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Ecosystem Services- Making the Link



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Ecosystem Services- Making the Link

 by j.a. Kendrick

 

In recent years, more and more people have come to realize that the Earth’s environment is very important to their quality of life.   Many of them want to do something to protect and assist the earth,  but do not know how to do so in a constructive manner.  They join groups, worry, protest and complain, but never get beyond separating their recyclables.   The desire is there, but the means of accomplishing it is missing from the equation.  Ecosystem services is a concept that connects people who would like to actively do something constructive for the health of our planet,  with people who can make that desire become reality.  

 

Some of the ecosystem services provided by forested ecosystems in particular, are sequestering carbon from the atmosphere; cooling of the earth’s surface; pumping oxygen into the atmosphere, wildlife habitat protection; biodiversity- protection of both native plants and animals;  watershed, wetland & riparian protection; flood & sediment control; soil and nutrient cycling;  groundwater recharge;  and aesthetics.   There are many means of accomplishing these goals, the simplest of which are   1) to plant native trees,  and  2) to allow existing forests of trees to grow rather than harvest them for timber.  Planting trees may seem a trivial endeavor, but living forests of healthy trees serve many of the aforementioned purposes.  Allowing these forests to grow for longer periods of time in order to reach maturity is vital to enabling the Earth to recuperate, regenerate and provide for the quality of life of humans into the future . 

 

The components necessary to making ecosystem services viable are markets and demand.   Combining the two are essential to creating this solution to some of our ecological problems.   Demand is created by consumers who are willing to fund some of the necessary “green” services to be provided and markets are provided by forest managers who are willing to work at actually providing these “green” services in lieu of just managing for timber production.  Small non-Industrial “Green-tag” forestland owner/managers are a resource that is untapped though they are a likely provider for these services. Their management goals more closely link to ecosystem protection and conservation, therefore they are more likely to be interested in this type of market and more likely to provide action and value for the funds provided.

 

 A marketplace is needed to match up the markets with the demand.  Most of the current scenarios do nothing more than make people feel better or enable industries to continue polluting and do little to solve the underlying problem.  The idea that small non-industrial forestland managers can be of benefit in providing essential ecosystem services, has been scoffed at by the current large service providers.  However, it is the consumer who will ultimately govern what type of services they will fund and whom they will trust to partner with.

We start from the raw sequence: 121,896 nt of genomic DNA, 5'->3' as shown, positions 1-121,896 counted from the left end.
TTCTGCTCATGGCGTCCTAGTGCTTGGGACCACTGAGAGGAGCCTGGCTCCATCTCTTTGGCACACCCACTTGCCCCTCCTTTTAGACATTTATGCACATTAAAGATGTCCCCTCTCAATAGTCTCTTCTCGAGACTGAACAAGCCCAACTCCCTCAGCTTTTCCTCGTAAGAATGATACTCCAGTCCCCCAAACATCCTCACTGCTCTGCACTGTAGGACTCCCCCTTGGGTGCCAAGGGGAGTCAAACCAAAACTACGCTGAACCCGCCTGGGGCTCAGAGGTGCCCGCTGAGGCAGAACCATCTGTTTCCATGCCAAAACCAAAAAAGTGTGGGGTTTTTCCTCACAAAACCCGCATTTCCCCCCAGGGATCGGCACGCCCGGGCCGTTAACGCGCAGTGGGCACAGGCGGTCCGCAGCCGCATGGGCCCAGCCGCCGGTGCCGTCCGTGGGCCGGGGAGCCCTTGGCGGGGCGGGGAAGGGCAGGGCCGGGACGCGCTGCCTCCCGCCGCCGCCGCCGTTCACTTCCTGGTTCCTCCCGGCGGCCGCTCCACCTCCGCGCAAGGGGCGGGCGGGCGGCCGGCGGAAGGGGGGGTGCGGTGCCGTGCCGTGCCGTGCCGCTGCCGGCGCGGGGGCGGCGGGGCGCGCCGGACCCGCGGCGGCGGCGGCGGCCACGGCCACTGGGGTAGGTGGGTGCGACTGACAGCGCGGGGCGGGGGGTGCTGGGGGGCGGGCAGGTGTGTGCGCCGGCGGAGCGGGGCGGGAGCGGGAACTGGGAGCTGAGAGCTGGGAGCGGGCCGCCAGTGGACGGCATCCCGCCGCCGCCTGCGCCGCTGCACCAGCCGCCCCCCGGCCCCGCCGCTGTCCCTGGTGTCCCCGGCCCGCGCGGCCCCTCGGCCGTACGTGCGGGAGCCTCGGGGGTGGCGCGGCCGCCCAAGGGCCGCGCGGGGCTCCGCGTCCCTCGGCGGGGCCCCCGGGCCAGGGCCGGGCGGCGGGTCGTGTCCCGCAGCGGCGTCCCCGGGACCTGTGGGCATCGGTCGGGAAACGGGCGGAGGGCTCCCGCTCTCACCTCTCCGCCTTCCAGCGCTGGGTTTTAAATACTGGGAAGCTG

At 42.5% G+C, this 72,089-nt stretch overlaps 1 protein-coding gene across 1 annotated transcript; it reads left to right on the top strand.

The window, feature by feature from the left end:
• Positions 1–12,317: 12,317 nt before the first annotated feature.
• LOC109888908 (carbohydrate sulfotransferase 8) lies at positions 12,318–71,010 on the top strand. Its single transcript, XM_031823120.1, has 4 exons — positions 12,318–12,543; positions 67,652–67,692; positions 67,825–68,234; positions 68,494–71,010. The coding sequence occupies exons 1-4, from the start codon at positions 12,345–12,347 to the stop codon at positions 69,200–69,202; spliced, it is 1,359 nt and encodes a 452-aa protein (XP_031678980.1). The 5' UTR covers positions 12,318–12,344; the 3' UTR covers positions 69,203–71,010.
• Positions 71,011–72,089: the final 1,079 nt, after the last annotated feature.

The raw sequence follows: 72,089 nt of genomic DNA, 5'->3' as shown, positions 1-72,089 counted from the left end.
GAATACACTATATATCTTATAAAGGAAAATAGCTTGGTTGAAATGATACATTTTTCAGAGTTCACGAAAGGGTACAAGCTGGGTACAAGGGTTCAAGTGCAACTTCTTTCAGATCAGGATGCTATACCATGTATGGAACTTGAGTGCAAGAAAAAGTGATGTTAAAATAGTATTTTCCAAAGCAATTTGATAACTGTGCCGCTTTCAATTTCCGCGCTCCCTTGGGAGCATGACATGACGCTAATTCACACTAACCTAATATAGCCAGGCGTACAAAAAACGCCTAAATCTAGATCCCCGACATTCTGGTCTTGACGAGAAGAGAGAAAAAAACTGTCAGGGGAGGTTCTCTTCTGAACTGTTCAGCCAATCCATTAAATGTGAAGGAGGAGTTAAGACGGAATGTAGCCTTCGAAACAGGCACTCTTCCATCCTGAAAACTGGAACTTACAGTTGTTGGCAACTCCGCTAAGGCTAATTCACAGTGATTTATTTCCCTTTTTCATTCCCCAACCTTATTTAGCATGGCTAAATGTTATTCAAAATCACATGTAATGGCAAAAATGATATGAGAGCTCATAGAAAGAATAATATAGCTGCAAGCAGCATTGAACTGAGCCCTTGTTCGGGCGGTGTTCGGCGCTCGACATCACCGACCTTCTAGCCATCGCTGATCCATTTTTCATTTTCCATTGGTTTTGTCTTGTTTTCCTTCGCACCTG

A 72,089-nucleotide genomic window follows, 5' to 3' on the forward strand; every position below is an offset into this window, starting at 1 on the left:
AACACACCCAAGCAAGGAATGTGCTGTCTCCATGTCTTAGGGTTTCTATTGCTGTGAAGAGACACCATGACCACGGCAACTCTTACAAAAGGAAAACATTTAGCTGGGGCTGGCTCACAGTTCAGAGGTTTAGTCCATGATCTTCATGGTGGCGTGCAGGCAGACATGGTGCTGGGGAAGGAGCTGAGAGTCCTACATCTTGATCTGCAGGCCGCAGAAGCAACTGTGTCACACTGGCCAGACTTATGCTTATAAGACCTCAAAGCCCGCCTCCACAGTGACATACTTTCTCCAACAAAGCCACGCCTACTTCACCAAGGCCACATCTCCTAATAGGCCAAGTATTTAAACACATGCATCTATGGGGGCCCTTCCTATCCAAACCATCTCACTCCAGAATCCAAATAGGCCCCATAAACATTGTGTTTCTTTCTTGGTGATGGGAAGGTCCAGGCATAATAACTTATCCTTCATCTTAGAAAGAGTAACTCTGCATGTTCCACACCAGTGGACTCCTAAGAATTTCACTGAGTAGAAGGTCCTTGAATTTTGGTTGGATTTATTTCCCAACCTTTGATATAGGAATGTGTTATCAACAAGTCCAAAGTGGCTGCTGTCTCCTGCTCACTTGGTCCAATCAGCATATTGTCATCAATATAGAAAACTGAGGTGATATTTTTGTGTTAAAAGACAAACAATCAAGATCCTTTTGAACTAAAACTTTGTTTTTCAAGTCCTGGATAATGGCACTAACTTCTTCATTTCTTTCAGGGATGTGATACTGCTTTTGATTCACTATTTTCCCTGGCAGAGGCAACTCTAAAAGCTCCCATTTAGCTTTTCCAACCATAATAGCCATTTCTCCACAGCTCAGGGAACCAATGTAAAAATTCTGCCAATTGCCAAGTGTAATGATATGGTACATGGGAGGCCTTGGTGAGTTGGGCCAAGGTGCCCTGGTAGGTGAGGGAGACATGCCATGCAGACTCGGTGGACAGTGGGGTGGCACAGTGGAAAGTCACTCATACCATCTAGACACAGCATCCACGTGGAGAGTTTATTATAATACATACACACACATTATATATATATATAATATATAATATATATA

Comments:

 

Comment from Angie B.:

I  read your forum article "Ecosystem Services- Making  the Link" and find the concept very interesting.  I wonder if there are entities who are trying to create a marketplace for these services.  I also wonder if this is going to end up being just another scam by the forest industry? If it can be kept out of their hands perhaps it will be something that people will feel safe to invest in.

 

Answer from jk:

Angie, I understand your concern over this becoming just another industry scam and hope that it can develop into a program that will be functional for landowners like us and rewarding to those folks who want to invest. At present there are only a couple of programs that I am aware of.  We belong to an organization called the Oregon Small Woodlands Association who is interested in this concept. They are working on developing a "carbon aggregator" market for family woodland owners in conjunction with the American Forest Foundation.  Also, the Willamette Partnership is working on creating a market for temperature credits.  

 

Comment from runsilent at RogueIMC:

The conclusions reached in the article "Ecosystem Services- Making the Link" appear to be valid. The concept is intriguing and if it can be implemented could certainly provide a solution to what we are all concerned about- saving our forested ecosystems.

 



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